You can see a summary of these bills on our website.
We should oppose these bills. The more pressure we can apply through communications from constituents (especially written, rather than by email) the better.
Dr Martin Bibby, Convenor, Asylum Seekers and Refugee Action Group
A National Integrity Commission?
NSWCCL has made a submission to the Parliamentary inquiry as to whether there should be a national integrity or anti-corruption body akin to ICAC in NSW and similar bodies in other states. On the basis of our experience with ICAC we have put forward an argument that we urgently need such a body for the protection of the public good against both known and undetected forms of corruption in and relating to public administration.
We have argued for a wide definition of public administration, covering external undermining of the public good (eg collusion around tenders) and parliamentary and electoral funding issues.
As such a body will of necessity have extraordinary powers, we have argued the need for strong protections and constraints to minimize unwarranted intrusion into the liberties and rights of individuals and to ensure the tension between the public good and individual rights is carefully managed.
Central to the balance issue is the debate as to whether these bodies should conduct their investigation publicly or secretly with only a public report at the conclusion. NSWCCL has argued strongly in support of public hearings as an essential element if a NIC is to be trusted and effective.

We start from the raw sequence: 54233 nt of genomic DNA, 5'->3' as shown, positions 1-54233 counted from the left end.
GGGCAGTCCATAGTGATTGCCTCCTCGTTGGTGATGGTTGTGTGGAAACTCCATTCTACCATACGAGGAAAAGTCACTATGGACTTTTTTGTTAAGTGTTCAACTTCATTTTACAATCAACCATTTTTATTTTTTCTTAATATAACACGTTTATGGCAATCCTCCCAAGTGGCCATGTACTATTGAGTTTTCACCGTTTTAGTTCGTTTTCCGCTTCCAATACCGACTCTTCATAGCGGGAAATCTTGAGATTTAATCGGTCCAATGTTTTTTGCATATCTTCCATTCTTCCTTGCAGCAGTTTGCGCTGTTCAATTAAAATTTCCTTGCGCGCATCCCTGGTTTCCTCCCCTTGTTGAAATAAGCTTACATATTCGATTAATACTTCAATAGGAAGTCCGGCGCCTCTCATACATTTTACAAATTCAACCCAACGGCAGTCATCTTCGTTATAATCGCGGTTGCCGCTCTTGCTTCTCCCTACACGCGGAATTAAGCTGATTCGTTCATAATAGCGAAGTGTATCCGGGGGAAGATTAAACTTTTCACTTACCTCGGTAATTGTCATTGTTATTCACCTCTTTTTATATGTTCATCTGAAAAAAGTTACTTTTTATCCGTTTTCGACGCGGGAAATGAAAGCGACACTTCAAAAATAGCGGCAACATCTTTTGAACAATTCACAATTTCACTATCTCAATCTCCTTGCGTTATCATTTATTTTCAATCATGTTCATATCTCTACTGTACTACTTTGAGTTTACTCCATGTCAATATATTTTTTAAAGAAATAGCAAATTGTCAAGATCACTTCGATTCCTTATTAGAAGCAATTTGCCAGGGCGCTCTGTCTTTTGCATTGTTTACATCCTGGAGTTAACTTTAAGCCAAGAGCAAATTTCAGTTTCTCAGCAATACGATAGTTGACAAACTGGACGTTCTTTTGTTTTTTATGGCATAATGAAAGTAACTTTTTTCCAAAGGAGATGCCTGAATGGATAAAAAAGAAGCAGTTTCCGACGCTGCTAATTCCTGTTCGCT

The inquiry is to report in August.
(The NSWCCL submission will be listed on our website as soon as it is posted by the Parliamentary Select Committee)
Dr. Lesley Lynch, Convenor Justice Action Group
No access to telecommunications data in civil proceedings - a welcome decision
We lodged a submission with the Attorney General’s Department and the Department of Communications and Arts in January 2017. We reiterated our view that the current metadata scheme is an affront to civil liberties and oppose its extension into civil proceedings. We are pleased that the Attorney General recommended in April that no changes be made to extend access to telecommunications data.
It is timely to note the incident whereby a member of the AFP accessed a journalist’s metadata without proper authorisation. The AFP was forced to make a public and embarrassing statement. The dangers of this scheme in its current form are manifest.
Decriminalisation of Abortion in NSW
We attended a gathering outside Parliament House recently, on the day that Mehreen Faruqi’s bill was debated in the Legislative Council. Unfortunately, once again the Parliament chose to retain the status quo and we remain in the shameful situation in 2017, that abortion is still a criminal offence. We will continue to oppose this situation and hope that one day we may see progress. This is a women’s health issue, not a criminal law issue.
CCL Secretary Therese Cochrane, Dr. Mehreen Faruqi MP, and CCL VP Lesley Lynch
Revenge Porn Bill
We welcome the announcement by Attorney General Mark Speakman on the weekend that legislation to criminalise the non-consensual distribution of intimate images (known as "revenge porn") will be introduced.